"Bill Kelly" <billk / cts.com> wrote in
....
>
> class Array   # from http://www.rubygarden.org/ruby?OneLiners
>     def shuffle!
>       each_index {|j| i = rand(size-j); self[j], self[j+i] = self[j+i],
self[j]}
>     end
> end

Note that this one liner does not create an even distribution
of shuffles.
....
>
> . . . Anyway, I'd be interested in anyone's thoughts on what's
> going on here......  (Hope I didn't botch the tests somehow -
> but I don't think so!)

From the output of my little benchmarks script which generates
``one_in_each''  random square (matrix) examples,  I'd say that most
published solutions (including yours) are on the average O(n^3)  (n x n
 = size of the matrix) solutions, but one can write solutions which are
on the average O(n^2).


---
# other good values to try are  50, 100, 150, 300
# and 1000? (if you  have the time).

N = 200

def one_in_each(i,r)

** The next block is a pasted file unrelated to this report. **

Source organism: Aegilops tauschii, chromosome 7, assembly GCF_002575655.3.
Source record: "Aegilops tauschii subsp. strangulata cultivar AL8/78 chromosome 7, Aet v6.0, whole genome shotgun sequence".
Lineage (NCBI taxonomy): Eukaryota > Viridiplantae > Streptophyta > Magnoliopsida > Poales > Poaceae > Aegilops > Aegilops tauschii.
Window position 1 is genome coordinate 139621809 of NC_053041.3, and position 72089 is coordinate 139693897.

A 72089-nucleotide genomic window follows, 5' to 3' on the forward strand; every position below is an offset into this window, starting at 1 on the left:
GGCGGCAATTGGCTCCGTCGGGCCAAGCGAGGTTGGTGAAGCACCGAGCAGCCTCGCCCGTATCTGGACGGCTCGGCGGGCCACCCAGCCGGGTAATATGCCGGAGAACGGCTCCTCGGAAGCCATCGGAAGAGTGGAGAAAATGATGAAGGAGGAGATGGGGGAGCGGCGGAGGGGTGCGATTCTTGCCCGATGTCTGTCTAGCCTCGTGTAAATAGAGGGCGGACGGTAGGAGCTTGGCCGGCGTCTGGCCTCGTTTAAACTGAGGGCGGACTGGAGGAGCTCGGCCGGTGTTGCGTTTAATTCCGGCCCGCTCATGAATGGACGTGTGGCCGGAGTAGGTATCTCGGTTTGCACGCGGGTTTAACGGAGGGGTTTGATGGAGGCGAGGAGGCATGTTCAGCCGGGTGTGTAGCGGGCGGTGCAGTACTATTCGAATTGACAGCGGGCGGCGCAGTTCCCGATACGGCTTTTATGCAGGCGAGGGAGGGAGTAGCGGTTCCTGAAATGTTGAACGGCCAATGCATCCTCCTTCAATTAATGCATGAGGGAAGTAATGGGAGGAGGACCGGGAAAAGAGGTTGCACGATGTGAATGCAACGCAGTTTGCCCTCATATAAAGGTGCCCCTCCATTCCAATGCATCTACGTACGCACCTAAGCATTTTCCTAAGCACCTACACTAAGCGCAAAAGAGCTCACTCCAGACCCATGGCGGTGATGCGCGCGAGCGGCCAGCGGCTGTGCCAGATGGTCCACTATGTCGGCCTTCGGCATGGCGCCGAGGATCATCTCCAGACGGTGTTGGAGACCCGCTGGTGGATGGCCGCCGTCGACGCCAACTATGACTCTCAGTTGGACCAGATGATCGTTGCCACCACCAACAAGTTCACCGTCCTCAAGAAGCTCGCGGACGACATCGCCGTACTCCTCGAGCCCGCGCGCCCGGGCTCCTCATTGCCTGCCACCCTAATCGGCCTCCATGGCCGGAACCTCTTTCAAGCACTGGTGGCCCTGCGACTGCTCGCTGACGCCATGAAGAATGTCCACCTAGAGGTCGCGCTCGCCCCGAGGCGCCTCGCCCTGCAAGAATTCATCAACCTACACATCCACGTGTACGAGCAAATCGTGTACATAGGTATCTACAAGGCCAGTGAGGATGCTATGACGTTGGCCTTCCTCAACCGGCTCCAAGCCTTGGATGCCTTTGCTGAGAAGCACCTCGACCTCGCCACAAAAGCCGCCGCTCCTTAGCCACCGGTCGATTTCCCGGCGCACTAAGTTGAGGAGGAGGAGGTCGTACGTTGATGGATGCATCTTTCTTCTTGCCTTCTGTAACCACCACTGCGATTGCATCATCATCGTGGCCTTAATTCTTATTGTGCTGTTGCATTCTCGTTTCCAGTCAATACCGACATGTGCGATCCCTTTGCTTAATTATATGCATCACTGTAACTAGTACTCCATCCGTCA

...
end

class Array
  def shuffle!
    s = size
    0.upto(size-1) do |i|
      j = i + rand(size-i)
      tmp = self[i]
      self[i] = self[j]
      self[j] = tmp
    end
    self
  end
end

Const = 2<<29
def create_problem(m)
  items = Array.new(m)
  rows = (0...m).collect do |i|
    tmp = Array.new(m) do rand(Const) end
    items[i] = tmp[rand(m)] = -rand(Const) - 1
    tmp
  end
  return items.shuffle!, rows
end


require 'benchmark'
include Benchmark

bmbm { |x|
  i,r = nil, nil
  x.report("create"){ i,r = create_problem(N) }
  GC.start
  x.report("one_in_each") { one_in_each(i,r) }
}
---


/Christoph